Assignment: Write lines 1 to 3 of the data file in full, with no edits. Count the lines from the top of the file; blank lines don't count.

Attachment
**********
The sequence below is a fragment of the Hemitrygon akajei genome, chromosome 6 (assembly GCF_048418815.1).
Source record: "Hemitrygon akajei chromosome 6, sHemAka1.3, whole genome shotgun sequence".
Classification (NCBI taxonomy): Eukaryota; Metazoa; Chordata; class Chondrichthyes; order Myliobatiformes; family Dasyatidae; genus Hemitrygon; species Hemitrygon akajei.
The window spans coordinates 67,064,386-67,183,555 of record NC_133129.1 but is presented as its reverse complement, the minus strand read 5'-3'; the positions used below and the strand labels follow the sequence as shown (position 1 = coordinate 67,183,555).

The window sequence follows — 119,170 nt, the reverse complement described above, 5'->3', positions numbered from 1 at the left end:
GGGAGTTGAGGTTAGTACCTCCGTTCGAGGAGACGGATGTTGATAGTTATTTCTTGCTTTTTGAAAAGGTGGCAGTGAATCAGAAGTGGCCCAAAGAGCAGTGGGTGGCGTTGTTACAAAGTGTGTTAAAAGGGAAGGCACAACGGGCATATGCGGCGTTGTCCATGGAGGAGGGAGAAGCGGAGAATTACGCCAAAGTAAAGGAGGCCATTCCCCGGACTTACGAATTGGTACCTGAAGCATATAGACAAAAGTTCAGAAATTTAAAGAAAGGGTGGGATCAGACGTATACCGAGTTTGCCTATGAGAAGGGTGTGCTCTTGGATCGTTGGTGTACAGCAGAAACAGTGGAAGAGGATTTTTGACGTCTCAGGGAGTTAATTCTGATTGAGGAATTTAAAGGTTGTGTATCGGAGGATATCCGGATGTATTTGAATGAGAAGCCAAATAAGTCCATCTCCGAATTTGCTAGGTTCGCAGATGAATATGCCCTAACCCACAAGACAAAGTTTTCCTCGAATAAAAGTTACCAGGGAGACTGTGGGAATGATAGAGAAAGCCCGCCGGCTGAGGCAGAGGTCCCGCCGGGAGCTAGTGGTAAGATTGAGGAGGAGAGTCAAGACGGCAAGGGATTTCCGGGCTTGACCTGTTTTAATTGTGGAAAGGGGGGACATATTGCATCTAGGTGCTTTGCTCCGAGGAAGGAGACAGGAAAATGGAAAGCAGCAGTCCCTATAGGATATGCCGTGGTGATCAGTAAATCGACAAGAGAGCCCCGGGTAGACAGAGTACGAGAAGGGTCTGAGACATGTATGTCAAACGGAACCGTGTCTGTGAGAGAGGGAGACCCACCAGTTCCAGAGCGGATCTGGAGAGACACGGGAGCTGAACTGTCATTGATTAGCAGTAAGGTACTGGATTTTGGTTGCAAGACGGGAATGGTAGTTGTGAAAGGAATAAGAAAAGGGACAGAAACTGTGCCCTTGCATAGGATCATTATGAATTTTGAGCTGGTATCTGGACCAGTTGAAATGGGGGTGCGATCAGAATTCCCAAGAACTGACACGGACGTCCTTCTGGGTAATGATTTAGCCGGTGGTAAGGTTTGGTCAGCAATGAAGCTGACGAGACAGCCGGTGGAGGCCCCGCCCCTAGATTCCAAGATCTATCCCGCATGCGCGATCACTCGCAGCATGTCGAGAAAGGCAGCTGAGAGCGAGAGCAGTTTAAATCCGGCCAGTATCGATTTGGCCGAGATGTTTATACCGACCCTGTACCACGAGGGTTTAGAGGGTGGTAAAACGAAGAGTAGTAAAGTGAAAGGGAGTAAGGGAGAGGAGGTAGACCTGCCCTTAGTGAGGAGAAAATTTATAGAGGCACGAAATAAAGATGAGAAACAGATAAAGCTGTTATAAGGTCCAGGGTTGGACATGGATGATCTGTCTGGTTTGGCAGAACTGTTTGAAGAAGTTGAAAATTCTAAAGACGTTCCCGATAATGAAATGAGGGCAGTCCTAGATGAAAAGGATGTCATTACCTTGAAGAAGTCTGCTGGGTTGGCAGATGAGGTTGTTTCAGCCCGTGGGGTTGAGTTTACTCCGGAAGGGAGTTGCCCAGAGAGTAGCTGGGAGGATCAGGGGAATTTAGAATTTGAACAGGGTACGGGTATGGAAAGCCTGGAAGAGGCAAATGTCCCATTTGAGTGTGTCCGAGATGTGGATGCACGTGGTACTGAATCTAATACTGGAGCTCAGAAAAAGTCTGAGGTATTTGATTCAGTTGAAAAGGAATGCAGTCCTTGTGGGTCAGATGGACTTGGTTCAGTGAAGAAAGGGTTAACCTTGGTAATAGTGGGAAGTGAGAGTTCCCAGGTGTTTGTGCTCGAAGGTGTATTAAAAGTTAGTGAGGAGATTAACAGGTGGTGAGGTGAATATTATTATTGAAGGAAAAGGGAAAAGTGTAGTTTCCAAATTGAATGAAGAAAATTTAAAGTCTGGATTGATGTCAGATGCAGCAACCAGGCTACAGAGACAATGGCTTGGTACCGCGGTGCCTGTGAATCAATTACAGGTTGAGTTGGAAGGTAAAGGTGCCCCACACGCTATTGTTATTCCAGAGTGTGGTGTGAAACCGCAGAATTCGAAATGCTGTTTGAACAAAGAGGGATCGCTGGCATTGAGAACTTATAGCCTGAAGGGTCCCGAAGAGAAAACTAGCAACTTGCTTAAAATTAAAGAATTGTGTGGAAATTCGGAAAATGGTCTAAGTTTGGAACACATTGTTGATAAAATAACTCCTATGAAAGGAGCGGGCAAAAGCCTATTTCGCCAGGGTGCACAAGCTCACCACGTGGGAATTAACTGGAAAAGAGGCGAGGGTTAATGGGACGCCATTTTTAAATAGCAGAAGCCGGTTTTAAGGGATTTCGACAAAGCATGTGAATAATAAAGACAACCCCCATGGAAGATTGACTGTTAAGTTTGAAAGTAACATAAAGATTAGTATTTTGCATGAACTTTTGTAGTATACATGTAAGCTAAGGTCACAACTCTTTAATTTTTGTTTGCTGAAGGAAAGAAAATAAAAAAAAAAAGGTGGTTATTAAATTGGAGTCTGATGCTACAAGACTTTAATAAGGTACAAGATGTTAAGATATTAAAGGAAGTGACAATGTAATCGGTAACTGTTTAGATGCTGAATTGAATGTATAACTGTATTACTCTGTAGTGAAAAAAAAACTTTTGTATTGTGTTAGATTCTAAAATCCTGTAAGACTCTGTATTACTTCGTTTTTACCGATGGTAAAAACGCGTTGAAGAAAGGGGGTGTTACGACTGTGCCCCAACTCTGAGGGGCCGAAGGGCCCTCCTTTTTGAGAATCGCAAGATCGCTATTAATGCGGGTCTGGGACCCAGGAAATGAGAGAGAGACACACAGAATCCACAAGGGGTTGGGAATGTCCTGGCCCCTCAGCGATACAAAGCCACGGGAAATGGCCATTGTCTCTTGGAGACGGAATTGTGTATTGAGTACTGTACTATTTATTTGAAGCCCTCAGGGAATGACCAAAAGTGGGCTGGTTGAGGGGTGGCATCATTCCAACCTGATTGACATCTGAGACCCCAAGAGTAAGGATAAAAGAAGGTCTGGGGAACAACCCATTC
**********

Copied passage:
The sequence below is a fragment of the Hemitrygon akajei genome, chromosome 6 (assembly GCF_048418815.1).
Source record: "Hemitrygon akajei chromosome 6, sHemAka1.3, whole genome shotgun sequence".
Classification (NCBI taxonomy): Eukaryota; Metazoa; Chordata; class Chondrichthyes; order Myliobatiformes; family Dasyatidae; genus Hemitrygon; species Hemitrygon akajei.